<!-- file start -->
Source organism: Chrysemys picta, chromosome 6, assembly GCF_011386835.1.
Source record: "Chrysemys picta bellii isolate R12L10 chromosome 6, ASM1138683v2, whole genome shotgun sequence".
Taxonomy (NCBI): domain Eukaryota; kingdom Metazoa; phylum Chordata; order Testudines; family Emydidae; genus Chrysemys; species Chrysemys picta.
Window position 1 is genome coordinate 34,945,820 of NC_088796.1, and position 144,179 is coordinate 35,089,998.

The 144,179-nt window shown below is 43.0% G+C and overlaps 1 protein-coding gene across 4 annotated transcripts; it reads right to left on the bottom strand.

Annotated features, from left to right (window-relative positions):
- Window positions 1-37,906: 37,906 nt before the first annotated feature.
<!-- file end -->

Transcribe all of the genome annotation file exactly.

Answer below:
Source organism: Chrysemys picta, chromosome 6, assembly GCF_011386835.1.
Source record: "Chrysemys picta bellii isolate R12L10 chromosome 6, ASM1138683v2, whole genome shotgun sequence".
Taxonomy (NCBI): domain Eukaryota; kingdom Metazoa; phylum Chordata; order Testudines; family Emydidae; genus Chrysemys; species Chrysemys picta.
Window position 1 is genome coordinate 34,945,820 of NC_088796.1, and position 144,179 is coordinate 35,089,998.

The 144,179-nt window shown below is 43.0% G+C and overlaps 1 protein-coding gene across 4 annotated transcripts; it reads right to left on the bottom strand.

Annotated features, from left to right (window-relative positions):
- Window positions 1-37,906: 37,906 nt before the first annotated feature.